Lake Disappointment, Australia

The Copernicus Sentinel-2A satellite takes us over Lake Disappointment in northwest Australia. Found in one of the most remote areas of the country, it is believed to have been discovered by an early explorer called Frank Hann in 1897. He was convinced that the series of creeks that he had been following in the east Pilbara area would lead to a freshwater lake and drinking water supply. Such was his disappointment to find a salt lake at the end of his journey, he gave the lake its memorable name.

Although the lake is dry most of the time, it is home to many species of water birds. When it is full, primarily during very wet periods, the lake retains water and allows no outflow and is hence classified as an endorheic basin.

In this false-colour image, the differences in the shades of blue in the lake reflect the depth of the water. The darker the blue, the deeper the water is. A higher concentration of salt might also explain the different colours of the water round the edges of the lake.

It is likely that the red lines spread across the top part of the image represent some form of vegetation in this predominantly arid area on the edge of the Gibson Desert. Karlamilyi National Park, Western Australia's largest and most remote national park, can be found north of the lake. The park spans over 1.3 million hectares between the Great Sandy Desert and the Little Sandy Desert.

Covering an area of almost 380 000 sq km, the Shire of East Pilbara, also to the north of the lake, is the third largest municipality in the world. The population was registered as only around 11 000 in 2017, with mining constituting the backbone of the local economy.

The Sentinel-2 mission for Europe’s Copernicus programme is tasked with monitoring our changing lands. Designed specifically to monitor vegetation, it can also detect differences in sparsely vegetated areas, as well as the mineral composition of soil.

This image, which was captured on 1 April 2017, is also featured on the Earth from Space video programme.

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Horizons science – soft matter dynamics

In the absence of gravity, foams and granular materials stick together for longer. ESA astronaut Alexander Gerst shares how researchers are studying the properties of these materials in space to help innovation on Earth.

ESA’s Soft Matter Dynamics experiment was transported to the International Space Station aboard a SpaceX Dragon capsule in June 2018 and installed in the Columbus laboratory on 19 July. It is one of over 50 experiments Alexander has direct involvement with, with many more taking place on board the International Space Station throughout his Horizons mission.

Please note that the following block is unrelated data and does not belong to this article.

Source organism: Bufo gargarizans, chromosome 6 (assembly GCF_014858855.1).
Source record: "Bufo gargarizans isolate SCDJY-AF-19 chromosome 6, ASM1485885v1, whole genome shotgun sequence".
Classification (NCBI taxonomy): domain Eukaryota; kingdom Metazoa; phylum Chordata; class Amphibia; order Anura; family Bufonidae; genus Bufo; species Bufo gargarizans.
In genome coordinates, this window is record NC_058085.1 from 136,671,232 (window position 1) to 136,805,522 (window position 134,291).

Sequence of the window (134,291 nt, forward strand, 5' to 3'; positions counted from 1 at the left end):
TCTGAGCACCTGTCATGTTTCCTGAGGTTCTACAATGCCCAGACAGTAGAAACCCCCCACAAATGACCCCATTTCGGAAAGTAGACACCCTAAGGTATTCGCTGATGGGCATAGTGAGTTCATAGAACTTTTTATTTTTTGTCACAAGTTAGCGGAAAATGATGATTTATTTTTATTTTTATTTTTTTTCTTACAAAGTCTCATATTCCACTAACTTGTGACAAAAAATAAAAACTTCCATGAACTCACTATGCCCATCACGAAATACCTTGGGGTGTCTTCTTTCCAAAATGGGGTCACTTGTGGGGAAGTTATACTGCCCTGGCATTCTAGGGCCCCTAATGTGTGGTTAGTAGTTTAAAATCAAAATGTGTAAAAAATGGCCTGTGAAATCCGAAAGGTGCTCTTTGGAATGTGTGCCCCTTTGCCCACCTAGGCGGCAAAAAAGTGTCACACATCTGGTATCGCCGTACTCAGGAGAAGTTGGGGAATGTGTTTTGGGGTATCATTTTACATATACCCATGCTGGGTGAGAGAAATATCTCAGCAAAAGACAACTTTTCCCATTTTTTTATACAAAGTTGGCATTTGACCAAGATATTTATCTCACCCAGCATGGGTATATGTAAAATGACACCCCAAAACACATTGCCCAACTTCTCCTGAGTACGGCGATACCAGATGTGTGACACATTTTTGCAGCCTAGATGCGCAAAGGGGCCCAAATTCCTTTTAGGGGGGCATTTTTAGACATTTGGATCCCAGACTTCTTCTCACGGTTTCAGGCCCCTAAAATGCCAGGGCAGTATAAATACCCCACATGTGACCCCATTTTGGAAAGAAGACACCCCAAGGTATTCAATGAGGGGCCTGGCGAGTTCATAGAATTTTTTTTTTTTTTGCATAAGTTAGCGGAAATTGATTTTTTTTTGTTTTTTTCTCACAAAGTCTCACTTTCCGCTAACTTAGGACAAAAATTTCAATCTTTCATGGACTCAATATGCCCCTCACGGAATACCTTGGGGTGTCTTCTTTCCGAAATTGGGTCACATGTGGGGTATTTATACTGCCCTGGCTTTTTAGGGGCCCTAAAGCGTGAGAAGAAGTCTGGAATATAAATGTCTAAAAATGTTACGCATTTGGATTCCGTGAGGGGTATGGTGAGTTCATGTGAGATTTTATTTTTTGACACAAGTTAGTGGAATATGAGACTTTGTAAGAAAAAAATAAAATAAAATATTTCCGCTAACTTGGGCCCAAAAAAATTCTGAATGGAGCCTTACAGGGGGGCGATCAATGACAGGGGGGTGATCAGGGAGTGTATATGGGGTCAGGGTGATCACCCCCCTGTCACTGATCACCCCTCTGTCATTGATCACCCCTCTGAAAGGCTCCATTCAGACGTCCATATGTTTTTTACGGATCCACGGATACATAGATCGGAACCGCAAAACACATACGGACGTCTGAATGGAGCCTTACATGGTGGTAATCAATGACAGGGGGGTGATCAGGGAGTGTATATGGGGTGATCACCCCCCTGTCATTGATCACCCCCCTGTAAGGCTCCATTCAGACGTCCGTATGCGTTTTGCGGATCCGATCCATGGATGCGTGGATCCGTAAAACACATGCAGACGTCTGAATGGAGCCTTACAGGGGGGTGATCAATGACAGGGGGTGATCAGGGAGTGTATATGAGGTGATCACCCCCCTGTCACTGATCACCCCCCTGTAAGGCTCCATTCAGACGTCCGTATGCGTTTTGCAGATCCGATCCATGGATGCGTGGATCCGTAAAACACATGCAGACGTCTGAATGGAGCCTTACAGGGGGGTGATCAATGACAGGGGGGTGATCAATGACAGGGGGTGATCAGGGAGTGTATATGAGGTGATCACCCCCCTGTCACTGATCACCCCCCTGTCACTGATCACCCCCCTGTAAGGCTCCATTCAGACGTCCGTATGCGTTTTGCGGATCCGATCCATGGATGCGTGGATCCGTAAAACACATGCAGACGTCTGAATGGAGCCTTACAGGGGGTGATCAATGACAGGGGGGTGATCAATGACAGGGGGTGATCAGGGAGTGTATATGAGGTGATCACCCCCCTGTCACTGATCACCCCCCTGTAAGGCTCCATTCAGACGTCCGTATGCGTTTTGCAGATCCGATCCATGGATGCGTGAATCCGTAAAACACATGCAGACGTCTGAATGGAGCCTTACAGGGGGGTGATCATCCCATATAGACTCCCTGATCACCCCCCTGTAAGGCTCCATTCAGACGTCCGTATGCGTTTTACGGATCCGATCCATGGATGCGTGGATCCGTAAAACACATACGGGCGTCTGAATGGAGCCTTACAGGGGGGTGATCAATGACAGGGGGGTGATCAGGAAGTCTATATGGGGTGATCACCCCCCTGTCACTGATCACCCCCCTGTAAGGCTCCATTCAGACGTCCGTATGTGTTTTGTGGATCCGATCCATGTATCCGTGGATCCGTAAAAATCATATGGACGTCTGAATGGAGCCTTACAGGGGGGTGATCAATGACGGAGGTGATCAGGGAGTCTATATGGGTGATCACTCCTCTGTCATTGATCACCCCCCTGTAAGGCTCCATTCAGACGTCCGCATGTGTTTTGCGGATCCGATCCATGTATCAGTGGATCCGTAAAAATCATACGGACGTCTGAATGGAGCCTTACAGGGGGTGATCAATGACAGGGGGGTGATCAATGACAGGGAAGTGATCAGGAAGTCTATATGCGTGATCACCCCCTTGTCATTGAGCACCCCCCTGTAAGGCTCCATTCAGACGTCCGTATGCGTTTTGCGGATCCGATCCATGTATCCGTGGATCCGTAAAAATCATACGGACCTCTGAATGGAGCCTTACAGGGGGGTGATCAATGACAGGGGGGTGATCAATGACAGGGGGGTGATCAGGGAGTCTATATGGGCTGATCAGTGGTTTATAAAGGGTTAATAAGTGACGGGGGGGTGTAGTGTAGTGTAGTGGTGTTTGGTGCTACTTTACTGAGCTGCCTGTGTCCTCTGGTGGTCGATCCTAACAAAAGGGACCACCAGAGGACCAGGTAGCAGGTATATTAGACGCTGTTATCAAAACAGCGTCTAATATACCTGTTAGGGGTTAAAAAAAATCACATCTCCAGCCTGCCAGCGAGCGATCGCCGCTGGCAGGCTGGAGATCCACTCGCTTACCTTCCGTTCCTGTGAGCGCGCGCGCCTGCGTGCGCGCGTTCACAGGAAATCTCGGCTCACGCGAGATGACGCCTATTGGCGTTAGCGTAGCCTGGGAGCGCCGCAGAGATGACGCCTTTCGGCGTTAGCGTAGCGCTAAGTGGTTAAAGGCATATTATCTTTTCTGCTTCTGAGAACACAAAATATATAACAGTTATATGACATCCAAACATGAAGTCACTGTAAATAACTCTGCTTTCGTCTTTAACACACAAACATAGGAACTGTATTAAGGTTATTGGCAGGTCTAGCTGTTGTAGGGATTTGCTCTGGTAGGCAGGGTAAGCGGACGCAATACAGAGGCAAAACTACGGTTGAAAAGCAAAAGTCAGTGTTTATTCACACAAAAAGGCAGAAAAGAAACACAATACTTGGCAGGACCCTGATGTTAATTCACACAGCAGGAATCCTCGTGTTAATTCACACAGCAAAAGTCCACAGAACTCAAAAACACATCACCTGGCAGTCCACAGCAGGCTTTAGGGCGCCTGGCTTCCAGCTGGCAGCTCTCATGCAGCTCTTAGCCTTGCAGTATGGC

Alexander took over as commander of the International Space Station for Expedition 57 on 3 October 2018. Follow Alexander and the Horizons mission on social media via and on

ESA is Europe's gateway to space. Our mission is to shape the development of Europe's space capability and ensure that investment in space continues to deliver benefits to the citizens of Europe and the world. Check out to get up to speed on everything space related.

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Awaiting final countdown

After years of planning and countless hours of simulations, mission teams at ESA’s control centre in Germany are ready to take flight on the long and complex journey to Mercury.

Years of planning and preparation have lead to this moment, and teams at ESOC have been working closely with teams across the Agency, as well as the many colleagues at scientific institutions, in European industry, and of course our mission partners at the Japanese Space Agency (JAXA).

BepiColombo — Europe’s first-ever mission to the innermost planet of our Solar System — will take seven years, travel nine billion km, and will use nine planetary flybys to reach its volatile destination, and it could not be in more experienced hands.

After completing months of simulations, culminating in the the final ‘dress-rehearsal’ on Wednesday, mission teams came together for the pre-launch briefing to confirm the status of all ground systems, ground stations and team readiness.

All systems are GO for launch at ESOC — Europe’s gateway to space.

Live coverage starts at 03:15 CEST, Saturday 20 October, at


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BepiColombo stacked for launch

Video footage from Europe's Spaceport in Kourou showing the three BepiColombo spacecraft modules being 'stacked' in launch configuration.

BepiColombo is a joint endeavour between ESA and the Japan Aerospace Exploration Agency, JAXA. The mission comprises two science orbiters: ESA’s Mercury Planetary Orbiter and JAXA’s Mercury Magnetospheric Orbiter. The ESA-built Mercury Transfer Module will carry the orbiters to Mercury using a combination of solar electric propulsion and gravity assist flybys. It is the first European mission to Mercury, the smallest and least explored planet in the inner Solar System, and the first to send two spacecraft to make complementary measurements of the planet and its dynamic environment at the same time.

The mission is scheduled to launch on 20 October 2018 at 01:45 GMT. Watch live:

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